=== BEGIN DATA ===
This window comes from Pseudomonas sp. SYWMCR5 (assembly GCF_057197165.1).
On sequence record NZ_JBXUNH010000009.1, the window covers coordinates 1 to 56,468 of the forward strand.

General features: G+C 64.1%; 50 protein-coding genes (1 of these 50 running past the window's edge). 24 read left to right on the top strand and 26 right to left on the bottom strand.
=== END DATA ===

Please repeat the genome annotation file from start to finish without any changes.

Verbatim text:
This window comes from Pseudomonas sp. SYWMCR5 (assembly GCF_057197165.1).
On sequence record NZ_JBXUNH010000009.1, the window covers coordinates 1 to 56,468 of the forward strand.

General features: G+C 64.1%; 50 protein-coding genes (1 of these 50 running past the window's edge). 24 read left to right on the top strand and 26 right to left on the bottom strand.